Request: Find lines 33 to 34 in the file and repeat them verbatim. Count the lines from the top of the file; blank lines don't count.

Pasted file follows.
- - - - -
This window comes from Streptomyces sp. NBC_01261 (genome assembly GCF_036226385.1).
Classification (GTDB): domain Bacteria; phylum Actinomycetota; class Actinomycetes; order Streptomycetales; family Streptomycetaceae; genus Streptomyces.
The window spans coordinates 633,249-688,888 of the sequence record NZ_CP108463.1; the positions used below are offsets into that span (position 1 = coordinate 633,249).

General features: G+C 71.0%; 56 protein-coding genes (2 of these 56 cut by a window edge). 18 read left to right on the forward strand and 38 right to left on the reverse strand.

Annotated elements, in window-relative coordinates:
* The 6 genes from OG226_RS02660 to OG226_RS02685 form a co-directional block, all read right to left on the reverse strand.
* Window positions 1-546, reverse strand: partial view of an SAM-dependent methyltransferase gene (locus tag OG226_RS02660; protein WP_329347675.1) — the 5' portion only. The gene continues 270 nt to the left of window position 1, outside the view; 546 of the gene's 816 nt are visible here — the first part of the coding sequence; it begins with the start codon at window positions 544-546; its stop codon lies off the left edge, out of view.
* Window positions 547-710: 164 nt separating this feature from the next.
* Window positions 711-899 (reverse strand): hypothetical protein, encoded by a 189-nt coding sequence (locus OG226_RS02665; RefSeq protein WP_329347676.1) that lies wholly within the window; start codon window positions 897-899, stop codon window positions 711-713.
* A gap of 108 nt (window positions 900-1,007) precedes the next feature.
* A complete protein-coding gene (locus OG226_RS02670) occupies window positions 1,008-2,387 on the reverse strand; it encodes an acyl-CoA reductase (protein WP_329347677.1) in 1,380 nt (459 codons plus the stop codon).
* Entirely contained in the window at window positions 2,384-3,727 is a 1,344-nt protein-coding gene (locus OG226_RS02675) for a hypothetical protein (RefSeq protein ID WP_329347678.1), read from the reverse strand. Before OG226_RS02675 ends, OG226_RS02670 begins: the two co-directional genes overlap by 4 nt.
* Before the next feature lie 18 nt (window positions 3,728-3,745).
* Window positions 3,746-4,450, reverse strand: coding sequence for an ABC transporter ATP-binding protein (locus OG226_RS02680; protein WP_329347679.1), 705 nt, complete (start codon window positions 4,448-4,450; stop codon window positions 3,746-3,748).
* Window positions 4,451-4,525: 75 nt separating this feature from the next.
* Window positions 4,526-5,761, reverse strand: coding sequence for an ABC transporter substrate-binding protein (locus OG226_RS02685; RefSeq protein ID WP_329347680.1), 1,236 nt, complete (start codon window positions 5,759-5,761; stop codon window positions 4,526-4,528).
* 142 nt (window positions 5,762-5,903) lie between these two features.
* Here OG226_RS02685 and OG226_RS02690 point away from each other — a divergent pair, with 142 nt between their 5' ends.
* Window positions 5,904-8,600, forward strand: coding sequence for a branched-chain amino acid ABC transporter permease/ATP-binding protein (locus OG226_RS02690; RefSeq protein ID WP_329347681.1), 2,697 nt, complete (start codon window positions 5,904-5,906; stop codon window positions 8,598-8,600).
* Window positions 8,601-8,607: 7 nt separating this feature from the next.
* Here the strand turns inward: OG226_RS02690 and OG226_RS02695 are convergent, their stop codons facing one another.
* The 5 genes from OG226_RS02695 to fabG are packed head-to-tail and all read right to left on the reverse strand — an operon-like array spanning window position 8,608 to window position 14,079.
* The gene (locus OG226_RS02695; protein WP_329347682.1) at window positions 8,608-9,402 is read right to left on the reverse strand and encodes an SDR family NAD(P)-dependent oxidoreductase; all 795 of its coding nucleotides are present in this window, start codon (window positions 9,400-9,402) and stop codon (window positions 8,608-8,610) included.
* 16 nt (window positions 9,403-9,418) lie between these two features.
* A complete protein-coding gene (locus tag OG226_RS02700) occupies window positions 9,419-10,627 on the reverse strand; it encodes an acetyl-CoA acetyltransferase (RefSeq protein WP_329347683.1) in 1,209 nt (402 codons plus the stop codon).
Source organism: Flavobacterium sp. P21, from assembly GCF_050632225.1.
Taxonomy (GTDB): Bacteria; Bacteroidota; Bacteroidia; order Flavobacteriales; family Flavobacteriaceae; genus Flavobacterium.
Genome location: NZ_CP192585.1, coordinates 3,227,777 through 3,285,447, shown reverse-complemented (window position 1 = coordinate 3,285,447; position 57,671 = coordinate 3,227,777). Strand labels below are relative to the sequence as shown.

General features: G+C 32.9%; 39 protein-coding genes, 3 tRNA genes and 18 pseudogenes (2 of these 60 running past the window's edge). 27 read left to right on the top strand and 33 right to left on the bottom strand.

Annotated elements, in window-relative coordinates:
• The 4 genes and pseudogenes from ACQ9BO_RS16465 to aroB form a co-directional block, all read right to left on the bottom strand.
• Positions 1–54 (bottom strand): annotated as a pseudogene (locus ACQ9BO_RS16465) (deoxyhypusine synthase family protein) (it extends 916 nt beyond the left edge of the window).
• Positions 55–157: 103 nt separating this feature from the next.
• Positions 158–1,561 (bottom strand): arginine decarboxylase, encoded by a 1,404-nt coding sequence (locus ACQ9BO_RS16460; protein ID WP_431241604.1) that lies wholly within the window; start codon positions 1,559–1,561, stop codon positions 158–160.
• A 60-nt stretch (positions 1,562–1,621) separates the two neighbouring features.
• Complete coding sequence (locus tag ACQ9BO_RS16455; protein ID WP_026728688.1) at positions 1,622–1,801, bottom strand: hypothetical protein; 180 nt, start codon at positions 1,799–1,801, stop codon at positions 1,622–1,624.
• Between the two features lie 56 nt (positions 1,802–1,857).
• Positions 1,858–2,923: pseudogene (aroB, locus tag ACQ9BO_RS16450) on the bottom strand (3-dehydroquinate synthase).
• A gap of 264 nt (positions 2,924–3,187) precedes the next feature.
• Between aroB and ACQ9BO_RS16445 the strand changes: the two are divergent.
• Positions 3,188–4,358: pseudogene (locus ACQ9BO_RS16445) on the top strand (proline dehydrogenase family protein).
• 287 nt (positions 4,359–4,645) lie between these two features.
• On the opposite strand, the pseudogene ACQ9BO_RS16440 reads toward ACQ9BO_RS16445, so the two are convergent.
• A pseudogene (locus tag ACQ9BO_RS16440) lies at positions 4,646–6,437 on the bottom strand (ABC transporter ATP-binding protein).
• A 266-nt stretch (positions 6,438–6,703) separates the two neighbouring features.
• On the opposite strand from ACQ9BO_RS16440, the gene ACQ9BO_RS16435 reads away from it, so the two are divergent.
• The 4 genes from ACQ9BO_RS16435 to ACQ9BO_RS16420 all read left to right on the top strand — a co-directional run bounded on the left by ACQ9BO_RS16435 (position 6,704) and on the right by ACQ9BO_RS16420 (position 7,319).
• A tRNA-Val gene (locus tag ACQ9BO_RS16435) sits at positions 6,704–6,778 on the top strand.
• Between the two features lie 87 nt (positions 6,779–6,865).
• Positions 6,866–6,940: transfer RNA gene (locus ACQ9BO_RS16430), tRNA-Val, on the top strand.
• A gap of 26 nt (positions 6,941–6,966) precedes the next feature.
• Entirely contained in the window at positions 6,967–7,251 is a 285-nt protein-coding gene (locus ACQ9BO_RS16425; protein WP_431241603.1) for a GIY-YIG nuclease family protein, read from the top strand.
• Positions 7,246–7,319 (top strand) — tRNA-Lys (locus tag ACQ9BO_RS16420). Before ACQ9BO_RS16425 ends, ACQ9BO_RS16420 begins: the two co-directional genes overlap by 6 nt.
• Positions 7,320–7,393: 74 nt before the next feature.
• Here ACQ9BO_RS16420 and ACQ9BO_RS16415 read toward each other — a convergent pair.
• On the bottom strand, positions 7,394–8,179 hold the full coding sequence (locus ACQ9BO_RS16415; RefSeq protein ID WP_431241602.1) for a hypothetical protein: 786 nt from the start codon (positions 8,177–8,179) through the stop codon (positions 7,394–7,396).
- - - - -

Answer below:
• Positions 55–157: 103 nt separating this feature from the next.
• Positions 158–1,561 (bottom strand): arginine decarboxylase, encoded by a 1,404-nt coding sequence (locus ACQ9BO_RS16460; protein ID WP_431241604.1) that lies wholly within the window; start codon positions 1,559–1,561, stop codon positions 158–160.